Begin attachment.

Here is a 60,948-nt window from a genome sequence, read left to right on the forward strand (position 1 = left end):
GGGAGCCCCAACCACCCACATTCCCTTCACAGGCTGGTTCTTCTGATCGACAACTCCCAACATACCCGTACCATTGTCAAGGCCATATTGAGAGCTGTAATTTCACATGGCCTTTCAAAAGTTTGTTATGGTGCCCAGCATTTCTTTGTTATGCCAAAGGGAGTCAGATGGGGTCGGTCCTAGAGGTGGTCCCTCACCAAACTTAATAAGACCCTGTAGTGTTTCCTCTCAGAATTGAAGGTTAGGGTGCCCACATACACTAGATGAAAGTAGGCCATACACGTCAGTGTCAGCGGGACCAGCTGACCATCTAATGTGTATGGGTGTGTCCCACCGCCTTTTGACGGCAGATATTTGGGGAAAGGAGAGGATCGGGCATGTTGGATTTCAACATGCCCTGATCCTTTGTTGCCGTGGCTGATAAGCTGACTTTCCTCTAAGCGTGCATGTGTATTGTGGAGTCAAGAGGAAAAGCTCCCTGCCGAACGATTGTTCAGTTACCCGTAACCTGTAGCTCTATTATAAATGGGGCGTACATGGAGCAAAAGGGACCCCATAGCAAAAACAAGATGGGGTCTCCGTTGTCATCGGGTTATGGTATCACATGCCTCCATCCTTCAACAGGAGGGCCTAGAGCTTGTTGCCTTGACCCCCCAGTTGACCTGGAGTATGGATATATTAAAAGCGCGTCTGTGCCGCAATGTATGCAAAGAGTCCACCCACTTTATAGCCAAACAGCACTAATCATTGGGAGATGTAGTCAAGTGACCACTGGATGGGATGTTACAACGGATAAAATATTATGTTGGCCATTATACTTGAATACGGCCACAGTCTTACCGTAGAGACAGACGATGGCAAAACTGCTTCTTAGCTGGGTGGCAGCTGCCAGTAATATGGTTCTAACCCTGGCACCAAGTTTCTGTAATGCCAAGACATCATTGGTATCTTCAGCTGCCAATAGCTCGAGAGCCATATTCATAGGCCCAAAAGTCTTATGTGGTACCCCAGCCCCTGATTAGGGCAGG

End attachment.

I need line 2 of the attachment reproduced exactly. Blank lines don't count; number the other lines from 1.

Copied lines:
GGGAGCCCCAACCACCCACATTCCCTTCACAGGCTGGTTCTTCTGATCGACAACTCCCAACATACCCGTACCATTGTCAAGGCCATATTGAGAGCTGTAATTTCACATGGCCTTTCAAAAGTTTGTTATGGTGCCCAGCATTTCTTTGTTATGCCAAAGGGAGTCAGATGGGGTCGGTCCTAGAGGTGGTCCCTCACCAAACTTAATAAGACCCTGTAGTGTTTCCTCTCAGAATTGAAGGTTAGGGTGCCCACATACACTAGATGAAAGTAGGCCATACACGTCAGTGTCAGCGGGACCAGCTGACCATCTAATGTGTATGGGTGTGTCCCACCGCCTTTTGACGGCAGATATTTGGGGAAAGGAGAGGATCGGGCATGTTGGATTTCAACATGCCCTGATCCTTTGTTGCCGTGGCTGATAAGCTGACTTTCCTCTAAGCGTGCATGTGTATTGTGGAGTCAAGAGGAAAAGCTCCCTGCCGAACGATTGTTCAGTTACCCGTAACCTGTAGCTCTATTATAAATGGGGCGTACATGGAGCAAAAGGGACCCCATAGCAAAAACAAGATGGGGTCTCCGTTGTCATCGGGTTATGGTATCACATGCCTCCATCCTTCAACAGGAGGGCCTAGAGCTTGTTGCCTTGACCCCCCAGTTGACCTGGAGTATGGATATATTAAAAGCGCGTCTGTGCCGCAATGTATGCAAAGAGTCCACCCACTTTATAGCCAAACAGCACTAATCATTGGGAGATGTAGTCAAGTGACCACTGGATGGGATGTTACAACGGATAAAATATTATGTTGGCCATTATACTTGAATACGGCCACAGTCTTACCGTAGAGACAGACGATGGCAAAACTGCTTCTTAGCTGGGTGGCAGCTGCCAGTAATATGGTTCTAACCCTGGCACCAAGTTTCTGTAATGCCAAGACATCATTGGTATCTTCAGCTGCCAATAGCTCGAGAGCCATATTCATAGGCCCAAAAGTCTTATGTGGTACCCCAGCCCCTGATTAGGGCAGG